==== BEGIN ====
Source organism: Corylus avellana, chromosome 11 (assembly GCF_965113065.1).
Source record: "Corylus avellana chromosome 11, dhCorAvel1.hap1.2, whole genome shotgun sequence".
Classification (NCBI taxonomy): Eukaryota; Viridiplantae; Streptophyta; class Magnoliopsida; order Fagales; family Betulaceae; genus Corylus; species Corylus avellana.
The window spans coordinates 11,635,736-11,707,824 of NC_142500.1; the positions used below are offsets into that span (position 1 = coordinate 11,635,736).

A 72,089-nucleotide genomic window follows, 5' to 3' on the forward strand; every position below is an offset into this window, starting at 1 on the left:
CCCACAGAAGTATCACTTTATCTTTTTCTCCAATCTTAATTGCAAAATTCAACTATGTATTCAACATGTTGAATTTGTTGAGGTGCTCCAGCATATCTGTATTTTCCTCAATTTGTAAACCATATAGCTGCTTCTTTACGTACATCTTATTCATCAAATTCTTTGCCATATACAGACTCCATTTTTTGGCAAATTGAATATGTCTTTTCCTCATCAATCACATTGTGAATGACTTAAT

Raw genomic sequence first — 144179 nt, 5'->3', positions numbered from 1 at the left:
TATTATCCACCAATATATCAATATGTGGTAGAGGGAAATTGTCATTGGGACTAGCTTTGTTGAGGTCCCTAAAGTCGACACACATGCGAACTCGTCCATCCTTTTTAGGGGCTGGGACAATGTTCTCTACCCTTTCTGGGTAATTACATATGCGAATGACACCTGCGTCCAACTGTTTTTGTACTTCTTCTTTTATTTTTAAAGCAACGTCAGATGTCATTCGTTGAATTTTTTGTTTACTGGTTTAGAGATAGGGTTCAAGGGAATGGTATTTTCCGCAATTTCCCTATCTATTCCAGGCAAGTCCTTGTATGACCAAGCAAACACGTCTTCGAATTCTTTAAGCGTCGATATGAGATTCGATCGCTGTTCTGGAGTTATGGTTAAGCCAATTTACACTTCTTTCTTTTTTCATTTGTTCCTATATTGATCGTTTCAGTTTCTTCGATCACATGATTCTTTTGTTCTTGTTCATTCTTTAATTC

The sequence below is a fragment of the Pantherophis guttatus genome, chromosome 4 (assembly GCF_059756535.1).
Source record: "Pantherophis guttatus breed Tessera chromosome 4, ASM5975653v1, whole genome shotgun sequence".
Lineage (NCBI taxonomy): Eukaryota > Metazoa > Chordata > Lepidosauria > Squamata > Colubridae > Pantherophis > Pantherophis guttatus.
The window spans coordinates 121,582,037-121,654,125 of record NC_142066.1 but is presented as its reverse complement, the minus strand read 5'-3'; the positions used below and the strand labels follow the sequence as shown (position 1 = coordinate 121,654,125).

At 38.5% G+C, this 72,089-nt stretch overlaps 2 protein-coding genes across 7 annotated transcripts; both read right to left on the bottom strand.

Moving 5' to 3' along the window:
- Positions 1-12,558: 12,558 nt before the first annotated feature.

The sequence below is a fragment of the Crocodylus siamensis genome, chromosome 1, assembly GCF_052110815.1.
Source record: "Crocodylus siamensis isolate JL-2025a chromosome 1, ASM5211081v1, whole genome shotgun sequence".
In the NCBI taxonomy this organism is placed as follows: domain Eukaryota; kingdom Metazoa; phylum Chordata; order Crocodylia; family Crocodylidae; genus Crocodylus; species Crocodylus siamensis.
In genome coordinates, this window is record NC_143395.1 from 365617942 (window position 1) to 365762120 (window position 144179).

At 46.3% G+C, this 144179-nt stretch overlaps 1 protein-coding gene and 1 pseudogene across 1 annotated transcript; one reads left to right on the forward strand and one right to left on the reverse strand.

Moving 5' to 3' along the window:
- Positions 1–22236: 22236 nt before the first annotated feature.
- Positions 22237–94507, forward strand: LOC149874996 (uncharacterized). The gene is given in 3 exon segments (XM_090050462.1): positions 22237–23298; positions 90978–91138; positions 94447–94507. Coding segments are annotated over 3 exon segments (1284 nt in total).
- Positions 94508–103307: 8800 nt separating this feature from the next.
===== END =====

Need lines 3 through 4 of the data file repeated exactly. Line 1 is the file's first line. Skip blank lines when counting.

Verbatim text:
Classification (NCBI taxonomy): Eukaryota; Viridiplantae; Streptophyta; class Magnoliopsida; order Fagales; family Betulaceae; genus Corylus; species Corylus avellana.
The window spans coordinates 11,635,736-11,707,824 of NC_142500.1; the positions used below are offsets into that span (position 1 = coordinate 11,635,736).